Don't Worry, House, I, Too, Am Screaming
Model : Abby Quant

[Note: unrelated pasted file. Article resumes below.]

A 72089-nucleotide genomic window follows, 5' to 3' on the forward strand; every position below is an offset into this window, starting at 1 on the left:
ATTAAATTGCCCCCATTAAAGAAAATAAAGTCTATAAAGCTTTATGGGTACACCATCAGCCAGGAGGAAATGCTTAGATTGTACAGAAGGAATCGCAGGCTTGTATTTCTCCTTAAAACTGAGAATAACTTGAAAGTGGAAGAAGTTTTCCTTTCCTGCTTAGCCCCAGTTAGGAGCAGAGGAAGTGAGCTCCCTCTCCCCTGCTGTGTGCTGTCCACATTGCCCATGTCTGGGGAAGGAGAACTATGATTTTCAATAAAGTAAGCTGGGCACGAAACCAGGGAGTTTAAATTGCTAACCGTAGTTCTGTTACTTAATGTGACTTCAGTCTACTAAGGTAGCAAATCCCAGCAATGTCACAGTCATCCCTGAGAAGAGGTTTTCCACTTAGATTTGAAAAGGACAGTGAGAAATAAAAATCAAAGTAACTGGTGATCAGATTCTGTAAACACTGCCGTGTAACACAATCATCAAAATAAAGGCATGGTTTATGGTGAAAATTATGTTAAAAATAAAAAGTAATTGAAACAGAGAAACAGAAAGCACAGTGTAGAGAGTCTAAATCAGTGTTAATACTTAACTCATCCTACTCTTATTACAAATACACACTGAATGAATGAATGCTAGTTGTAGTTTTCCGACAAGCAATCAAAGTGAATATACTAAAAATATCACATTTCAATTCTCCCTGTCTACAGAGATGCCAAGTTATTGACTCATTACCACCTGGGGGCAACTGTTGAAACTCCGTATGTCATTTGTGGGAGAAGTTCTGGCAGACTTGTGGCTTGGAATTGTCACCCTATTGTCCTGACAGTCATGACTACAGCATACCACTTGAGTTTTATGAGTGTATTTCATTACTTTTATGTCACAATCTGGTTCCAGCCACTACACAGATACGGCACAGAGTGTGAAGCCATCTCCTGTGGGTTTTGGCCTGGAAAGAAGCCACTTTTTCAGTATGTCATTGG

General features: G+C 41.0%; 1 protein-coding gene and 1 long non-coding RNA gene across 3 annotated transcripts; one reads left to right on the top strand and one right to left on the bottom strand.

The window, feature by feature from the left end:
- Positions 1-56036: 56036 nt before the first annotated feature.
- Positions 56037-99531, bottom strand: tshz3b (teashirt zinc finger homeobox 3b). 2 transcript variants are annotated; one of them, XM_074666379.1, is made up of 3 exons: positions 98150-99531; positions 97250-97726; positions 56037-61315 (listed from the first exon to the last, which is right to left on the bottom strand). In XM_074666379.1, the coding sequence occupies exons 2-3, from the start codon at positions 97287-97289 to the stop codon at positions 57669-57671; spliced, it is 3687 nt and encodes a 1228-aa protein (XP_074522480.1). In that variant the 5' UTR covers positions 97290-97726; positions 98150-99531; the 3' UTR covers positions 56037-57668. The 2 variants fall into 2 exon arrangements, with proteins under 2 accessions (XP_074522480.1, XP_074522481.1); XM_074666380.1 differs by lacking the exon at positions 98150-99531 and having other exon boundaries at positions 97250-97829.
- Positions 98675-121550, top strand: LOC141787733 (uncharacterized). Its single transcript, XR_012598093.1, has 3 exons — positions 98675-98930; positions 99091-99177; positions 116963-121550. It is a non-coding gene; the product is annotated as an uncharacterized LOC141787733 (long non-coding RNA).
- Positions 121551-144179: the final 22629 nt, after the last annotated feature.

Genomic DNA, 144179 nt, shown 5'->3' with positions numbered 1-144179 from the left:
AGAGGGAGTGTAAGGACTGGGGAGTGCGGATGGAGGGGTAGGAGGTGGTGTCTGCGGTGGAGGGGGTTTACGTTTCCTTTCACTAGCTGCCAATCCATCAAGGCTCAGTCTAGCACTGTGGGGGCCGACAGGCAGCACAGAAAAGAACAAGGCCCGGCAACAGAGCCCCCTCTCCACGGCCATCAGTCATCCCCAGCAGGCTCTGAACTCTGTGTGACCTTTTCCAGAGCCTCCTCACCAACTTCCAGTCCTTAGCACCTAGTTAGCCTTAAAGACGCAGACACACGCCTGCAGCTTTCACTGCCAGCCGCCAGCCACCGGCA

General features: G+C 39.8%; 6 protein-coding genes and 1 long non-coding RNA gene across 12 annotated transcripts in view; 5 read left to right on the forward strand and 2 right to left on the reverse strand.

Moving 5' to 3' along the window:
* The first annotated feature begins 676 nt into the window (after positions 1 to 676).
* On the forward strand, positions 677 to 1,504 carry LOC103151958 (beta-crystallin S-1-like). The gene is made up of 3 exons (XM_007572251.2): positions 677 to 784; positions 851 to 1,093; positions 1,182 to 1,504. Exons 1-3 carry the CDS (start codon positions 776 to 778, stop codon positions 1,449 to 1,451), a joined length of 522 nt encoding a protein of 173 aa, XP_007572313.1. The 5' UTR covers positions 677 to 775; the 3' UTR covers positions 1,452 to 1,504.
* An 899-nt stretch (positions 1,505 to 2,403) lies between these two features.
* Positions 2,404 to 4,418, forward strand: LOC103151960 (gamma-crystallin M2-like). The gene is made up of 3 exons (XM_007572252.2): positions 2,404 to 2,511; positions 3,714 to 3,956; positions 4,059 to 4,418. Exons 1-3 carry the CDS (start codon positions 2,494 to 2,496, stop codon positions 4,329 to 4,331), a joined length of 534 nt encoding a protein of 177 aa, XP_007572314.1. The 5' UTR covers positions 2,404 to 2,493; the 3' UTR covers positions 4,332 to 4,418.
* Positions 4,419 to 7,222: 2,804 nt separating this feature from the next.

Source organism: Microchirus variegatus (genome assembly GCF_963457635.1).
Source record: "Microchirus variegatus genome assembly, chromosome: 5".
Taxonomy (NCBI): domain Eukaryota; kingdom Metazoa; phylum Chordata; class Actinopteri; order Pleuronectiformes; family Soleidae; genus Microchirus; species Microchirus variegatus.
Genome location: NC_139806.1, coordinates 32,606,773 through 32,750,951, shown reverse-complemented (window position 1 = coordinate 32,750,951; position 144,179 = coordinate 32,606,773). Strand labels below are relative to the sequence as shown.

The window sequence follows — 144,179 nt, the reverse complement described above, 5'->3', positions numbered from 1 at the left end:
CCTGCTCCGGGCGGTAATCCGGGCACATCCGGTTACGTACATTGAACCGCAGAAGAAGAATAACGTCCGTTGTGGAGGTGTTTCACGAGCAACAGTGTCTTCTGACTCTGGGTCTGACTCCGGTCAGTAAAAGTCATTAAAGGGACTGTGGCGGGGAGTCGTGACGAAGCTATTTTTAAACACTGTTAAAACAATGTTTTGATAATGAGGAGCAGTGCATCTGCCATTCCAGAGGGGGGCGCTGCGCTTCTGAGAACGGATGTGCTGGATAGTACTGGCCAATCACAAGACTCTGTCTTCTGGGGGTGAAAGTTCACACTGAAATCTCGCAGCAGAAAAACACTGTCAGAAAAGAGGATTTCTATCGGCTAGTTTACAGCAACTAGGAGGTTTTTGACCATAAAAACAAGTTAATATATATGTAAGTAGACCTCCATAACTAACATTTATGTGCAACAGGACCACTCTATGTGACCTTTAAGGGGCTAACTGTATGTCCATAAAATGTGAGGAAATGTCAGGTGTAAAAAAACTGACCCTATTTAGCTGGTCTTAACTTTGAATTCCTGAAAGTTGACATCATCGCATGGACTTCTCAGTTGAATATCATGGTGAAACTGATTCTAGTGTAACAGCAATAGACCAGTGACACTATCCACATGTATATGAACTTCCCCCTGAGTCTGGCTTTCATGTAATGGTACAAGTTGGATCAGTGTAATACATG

Memories of my childhood exude notes of fresh 2 by 4 construction smell, as I spent much of it wandering through staged model homes of new communities popping up everywhere in my suburban Atlanta town. Giggling at the plate of plastic cheese and grapes sitting on a table in a seating area no one would ever want to sit in, I became familiar with the ways the function of a home is replaced with uncanny representations of existence. These representations of living in McMansions and the new housing developments of my suburban Atlanta community are built by layering the transparencies of bare bones structures, patching, and painting to become disconnected from the humans who are meant to inhabit them. Home staging techniques informed the ways in which my parents modeled our own home, omitting anything that was deemed undesirable to possible home buyers. In the exploration of the constructing and layering of transparencies with unfamiliarity as the final result, I reflect on how the built world, specifically housing communities, shapes the way we perceive and operate our bodies in relation to each other and this construction. My garments are built from their base layer of mesh, fit closely to the body, layered with paint strokes and patching. This base layer acts as both the representation of the bare structure and as the beginning of the patching and layering, a process we are constantly performing both physically and psychologically. From this base layer, the body becomes distorted under layers of overwhelming forms, as the garments also begin to perform in their own ways and force the body into unnatural ways of getting dressed and moving. My material choices of mesh, suiting, and upholstery tell the story of one’s performances amongst the built world.